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Dangers of boosting a Facebook post

Boosting Facebook Posts Might Be a Bad Idea

This article is about my recent experiment with boosting Facebook posts, which may or may not be a bad idea for your Facebook page depending on a number of factors that I’ll discuss. As a comic creator, this post is geared toward others who share this space, but the content you will read here might help your decisions no matter what purpose your page fulfills. Using Facebook boosted posts might lower your organic reach, and I’ll tell you why.

The Facebook page for Things in Squares currently has around 156,000 followers. Over the past few months engagement (likes, shares, and comments) has dropped, which is likely because I publish fewer new comics per week. I try to publish at least one comic a day, even it is an old one, because I’ve seen that Facebook Page Suggestions work better for your page if the algorithm that powers them recognizes consistency. I’ve also learned that Facebook rewards your page if it experiences steadily increasing engagement over time, and if you can maintain consistency then these Page Suggestions (i.e. when Facebook “suggests” your page organically on people’s Facebook profiles) will snowball for you, and you’ll have steady exponential growth (at least up to a certain unknown threshold defined somewhere in the Facebook algorithm). I decided to boost a Facebook post because my page’s engagement had plummeted.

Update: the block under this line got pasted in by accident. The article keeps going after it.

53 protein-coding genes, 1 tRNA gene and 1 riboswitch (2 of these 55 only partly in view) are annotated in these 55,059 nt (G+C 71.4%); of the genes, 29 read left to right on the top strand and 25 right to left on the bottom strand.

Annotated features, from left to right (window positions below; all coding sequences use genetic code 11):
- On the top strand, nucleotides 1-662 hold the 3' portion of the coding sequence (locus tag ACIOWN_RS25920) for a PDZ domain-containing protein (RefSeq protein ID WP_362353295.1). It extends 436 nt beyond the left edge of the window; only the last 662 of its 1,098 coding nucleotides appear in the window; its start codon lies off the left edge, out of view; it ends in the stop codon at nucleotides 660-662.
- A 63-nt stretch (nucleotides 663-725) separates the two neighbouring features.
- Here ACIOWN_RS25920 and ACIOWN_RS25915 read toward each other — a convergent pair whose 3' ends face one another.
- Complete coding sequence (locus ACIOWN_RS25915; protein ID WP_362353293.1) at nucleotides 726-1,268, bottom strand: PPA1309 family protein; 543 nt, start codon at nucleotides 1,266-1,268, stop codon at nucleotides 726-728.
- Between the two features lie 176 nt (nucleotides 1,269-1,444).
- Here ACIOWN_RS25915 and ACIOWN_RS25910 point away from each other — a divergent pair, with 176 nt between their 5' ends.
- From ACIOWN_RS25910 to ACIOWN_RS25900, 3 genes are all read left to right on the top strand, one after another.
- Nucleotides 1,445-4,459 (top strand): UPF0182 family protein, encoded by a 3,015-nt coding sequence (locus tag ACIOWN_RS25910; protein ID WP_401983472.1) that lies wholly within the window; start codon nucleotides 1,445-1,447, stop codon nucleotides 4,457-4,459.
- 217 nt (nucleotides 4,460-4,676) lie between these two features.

Why I decided for Facebook boosting

You can read about how my Facebook page suddenly got a lot of likes to understand where my mind was before I decided to boost a post. The growth graph looked something like this:

Facebook Page Suggestions growth over time
Facebook Page Suggestions’ impact

And here is the Facebook page growth over time from November 2016 to November 2017:

Facebook page growth over time
Facebook page growth

This is important to understand because I thought that by boosting a Facebook post I’d be able to reinvigorate engagement and get back the exponential momentum that I witnessed before it stagnated over the summer.

What is Facebook boost-a-post?

This article is not meant to help you launch your first boost. If that’s what you’re looking for then go here to learn how to boost a post.

What is “boosting” anyway?

It’s just a trademarked term Facebook came up with to increase revenue. On every one of your Facebook posts, there is an option to “Boost Post”.

Boosting a Facebook Post might be a bad idea after all
The boost button

You click the button and this is what you’ll see:

Facebook's boost-a-post dashboard

You define the audience, number of days the campaign will run, your budget, etc. If you had just experienced a windfall of new followers thanks to organic page suggestions, it hurts when that growth levels off–this is likely part of the ploy to get you to consider investing in paid reach such as boosted posts or Facebook ads.

Negative effects of using the boost feature

The most important thing I learned about using the boost tool is:

  • If you run a comic and want to increase engagement, don’t boost a post